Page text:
One of the key themes at the International Air Cargo Forum and Exhibition, held by The International Air Cargo Association in Seoul last month, was collaboration and partnership with the various players across the industry, including regulatory bodies.
“TIACA believes the air cargo industry must work closely with regulators to deliver safe, reliable and efficient trade,” said Oliver Evans, chairman of the association, in his welcome address. “Collaboration is the key to our success.”
Evans agreed with Kunio Mikuriya, secretary general of the World Customs Organization, and Raymond Benjamin, secretary general of the International Civil Aviation Authority, that the three organizations would work more closely together.
“Air trade is an essential enabler of global connectivity, but we need to forge practical partnerships and solutions,” said Benjamin.
Mikuriya said that it is important to obtain information at the pre-loading stage because it helps decide what kind of approach should be taken with high-risk cargo.
“That is why we have started working closely with the industry and ICAO, and we are trying to find synergies to avoid duplication between supply chain partners,” he said.
Evans also went through some of the work which TIACA has been doing in the industry.
Firstly, the association has been developing and studying the feasibility of advance data regimes that will enable the United States, the European Union and Canada to perform risk assessments on shipments before their departure.
Countries that do not have their own data programmes would also be covered, said Evans, because the advance data regimes will apply to all international shipments to the three regions above.
Secondly, Evans said that TIACA had set up a best practices scheme in order to promote awareness and adoption of some of the industry’s innovative approaches to dealing with environmental issues.
TIACA is also preparing an industry scorecard which will present, in a single document, the benefits and challenges of e-commerce activities for different sectors of the air cargo industry.
Another important highlight of the forum was Boeing’s World Cargo Forecast, which the aircraft manufacturer releases once every two years.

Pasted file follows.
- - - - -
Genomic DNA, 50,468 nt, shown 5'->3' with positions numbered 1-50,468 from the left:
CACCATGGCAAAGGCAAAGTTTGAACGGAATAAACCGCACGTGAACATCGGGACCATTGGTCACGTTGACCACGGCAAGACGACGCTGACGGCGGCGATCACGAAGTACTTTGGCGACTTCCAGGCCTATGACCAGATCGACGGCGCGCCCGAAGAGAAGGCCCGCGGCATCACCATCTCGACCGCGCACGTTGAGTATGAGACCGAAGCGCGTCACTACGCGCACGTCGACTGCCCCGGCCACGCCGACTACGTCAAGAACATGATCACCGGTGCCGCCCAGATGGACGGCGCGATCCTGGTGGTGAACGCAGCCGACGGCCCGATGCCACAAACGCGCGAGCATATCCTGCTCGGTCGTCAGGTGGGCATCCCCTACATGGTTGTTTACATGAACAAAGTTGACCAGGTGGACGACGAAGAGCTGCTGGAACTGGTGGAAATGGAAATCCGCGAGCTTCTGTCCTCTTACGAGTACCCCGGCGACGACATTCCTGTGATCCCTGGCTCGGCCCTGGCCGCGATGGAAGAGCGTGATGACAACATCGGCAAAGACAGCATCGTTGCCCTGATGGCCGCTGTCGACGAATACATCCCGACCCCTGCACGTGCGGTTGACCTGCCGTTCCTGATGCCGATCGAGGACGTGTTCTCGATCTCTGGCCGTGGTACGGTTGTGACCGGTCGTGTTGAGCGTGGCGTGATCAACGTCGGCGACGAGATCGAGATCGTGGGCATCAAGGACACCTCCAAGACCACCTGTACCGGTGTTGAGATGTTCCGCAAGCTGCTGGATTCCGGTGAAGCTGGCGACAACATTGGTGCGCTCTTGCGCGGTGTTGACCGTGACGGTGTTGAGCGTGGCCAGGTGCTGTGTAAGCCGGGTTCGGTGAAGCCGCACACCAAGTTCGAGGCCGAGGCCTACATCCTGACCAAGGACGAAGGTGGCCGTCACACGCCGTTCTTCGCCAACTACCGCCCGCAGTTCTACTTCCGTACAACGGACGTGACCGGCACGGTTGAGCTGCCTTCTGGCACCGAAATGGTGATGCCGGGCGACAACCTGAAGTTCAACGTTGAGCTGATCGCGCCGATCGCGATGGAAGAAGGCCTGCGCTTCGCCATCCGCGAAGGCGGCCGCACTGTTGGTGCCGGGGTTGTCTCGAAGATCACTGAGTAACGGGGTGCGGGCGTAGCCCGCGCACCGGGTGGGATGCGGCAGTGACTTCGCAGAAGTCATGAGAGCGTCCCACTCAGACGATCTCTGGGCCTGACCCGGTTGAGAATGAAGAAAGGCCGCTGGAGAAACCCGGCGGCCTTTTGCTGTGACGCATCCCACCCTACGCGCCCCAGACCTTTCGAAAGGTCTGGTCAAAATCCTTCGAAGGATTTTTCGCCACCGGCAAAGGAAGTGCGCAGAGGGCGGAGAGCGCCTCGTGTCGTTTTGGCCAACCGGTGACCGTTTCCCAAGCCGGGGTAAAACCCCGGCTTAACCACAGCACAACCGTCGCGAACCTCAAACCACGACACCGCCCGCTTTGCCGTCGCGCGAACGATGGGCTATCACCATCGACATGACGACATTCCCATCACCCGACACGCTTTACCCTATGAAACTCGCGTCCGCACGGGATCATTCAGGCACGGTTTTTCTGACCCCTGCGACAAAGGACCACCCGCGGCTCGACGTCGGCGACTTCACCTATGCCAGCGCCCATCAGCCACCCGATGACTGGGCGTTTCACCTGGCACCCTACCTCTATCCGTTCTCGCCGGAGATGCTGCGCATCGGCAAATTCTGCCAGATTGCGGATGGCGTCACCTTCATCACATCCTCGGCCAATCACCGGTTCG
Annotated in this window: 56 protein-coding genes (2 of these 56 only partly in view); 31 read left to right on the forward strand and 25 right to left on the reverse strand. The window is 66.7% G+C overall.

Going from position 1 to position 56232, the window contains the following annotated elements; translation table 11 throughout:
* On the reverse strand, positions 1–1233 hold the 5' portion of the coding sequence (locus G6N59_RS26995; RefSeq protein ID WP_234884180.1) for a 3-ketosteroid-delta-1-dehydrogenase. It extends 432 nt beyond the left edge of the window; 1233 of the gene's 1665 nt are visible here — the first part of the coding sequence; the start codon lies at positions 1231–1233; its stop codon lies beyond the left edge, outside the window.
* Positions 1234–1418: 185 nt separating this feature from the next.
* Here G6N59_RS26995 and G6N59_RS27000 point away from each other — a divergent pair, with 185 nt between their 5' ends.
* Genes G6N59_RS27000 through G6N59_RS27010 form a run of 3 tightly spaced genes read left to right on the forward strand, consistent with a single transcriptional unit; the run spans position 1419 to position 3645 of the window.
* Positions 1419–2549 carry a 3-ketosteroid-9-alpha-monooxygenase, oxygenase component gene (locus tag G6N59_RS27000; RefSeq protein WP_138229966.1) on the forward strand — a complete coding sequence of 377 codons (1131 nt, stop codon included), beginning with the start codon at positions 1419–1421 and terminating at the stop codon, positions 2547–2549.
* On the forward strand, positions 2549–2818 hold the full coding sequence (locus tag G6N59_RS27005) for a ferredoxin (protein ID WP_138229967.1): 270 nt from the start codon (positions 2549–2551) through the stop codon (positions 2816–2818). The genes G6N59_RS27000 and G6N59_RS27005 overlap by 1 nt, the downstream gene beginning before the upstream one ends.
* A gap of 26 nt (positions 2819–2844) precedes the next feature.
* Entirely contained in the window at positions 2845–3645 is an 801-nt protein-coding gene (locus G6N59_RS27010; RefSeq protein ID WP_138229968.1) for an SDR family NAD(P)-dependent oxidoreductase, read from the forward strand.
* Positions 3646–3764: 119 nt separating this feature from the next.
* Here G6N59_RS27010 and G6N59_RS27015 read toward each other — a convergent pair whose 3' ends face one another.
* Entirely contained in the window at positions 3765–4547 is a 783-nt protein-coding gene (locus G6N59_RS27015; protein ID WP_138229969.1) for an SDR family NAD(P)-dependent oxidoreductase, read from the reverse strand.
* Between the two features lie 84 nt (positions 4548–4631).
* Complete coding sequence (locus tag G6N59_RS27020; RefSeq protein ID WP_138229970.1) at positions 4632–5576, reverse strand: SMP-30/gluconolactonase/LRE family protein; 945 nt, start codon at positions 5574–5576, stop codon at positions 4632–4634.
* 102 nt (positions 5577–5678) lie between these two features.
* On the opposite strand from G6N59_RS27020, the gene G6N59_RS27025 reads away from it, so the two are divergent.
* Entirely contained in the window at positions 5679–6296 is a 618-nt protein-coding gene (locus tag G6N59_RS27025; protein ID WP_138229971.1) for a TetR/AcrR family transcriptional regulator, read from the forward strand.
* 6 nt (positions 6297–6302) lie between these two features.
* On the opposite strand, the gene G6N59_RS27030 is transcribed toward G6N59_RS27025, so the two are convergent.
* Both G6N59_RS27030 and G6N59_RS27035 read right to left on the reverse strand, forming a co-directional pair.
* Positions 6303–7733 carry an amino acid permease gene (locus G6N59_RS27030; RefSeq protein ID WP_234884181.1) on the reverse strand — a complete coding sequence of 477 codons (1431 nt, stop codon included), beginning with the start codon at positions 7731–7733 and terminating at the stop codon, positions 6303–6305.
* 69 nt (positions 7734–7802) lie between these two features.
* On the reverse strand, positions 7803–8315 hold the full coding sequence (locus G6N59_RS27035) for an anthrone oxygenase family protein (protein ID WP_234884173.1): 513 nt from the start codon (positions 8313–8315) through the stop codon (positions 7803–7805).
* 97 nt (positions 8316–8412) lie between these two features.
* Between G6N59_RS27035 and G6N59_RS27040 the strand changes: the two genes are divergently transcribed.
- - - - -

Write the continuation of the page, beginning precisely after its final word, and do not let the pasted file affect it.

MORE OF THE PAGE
According to the forecast, annual air cargo traffic will grow at a rate of 4.7% over the next 20 years, and will more than double by 2033.
Despite the weak growth in the past few years, which Boeing attributed to the poor world economy and slow growth in trade, global air freight picked up again in the second quarter of 2013, and even grew at a rate of 4.4 percent in the first seven months of 2014.
According to Boeing, 2014 will become the year with the fastest growth in air freight since 2010, if that rate is maintained.
Randy Tinseth, vice president of marketing at Boeing Commercial Airplanes was optimistic about the state of the cargo industry.
“We see strong signs of a recovery as air freight traffic levels continue to strengthen after several years of stagnation,” he said. “The air cargo market is now growing at nearly the long-term rates.”
Boeing predicts that, between 2014 and 2033, there will be deliveries of 840 brand new freighter aircraft worth US$240 billion. At least 70% of those are expected to be large freighters like the B747-8 and the B777, capable of carrying more than 80 tonnes of cargo. At the same time, 1,300 planes will undergo passenger-to-freighter conversion programmes.
The forecast also shows that the cargo markets that will have the fastest growth leading up to 2033 are intra-Asia, domestic China and Asia-North America, but markets with the highest traffic volumes will continue to be between Asia and North America, and between Europe and Asia.

By Jeffrey Lee
Staff Writer | Hong Kong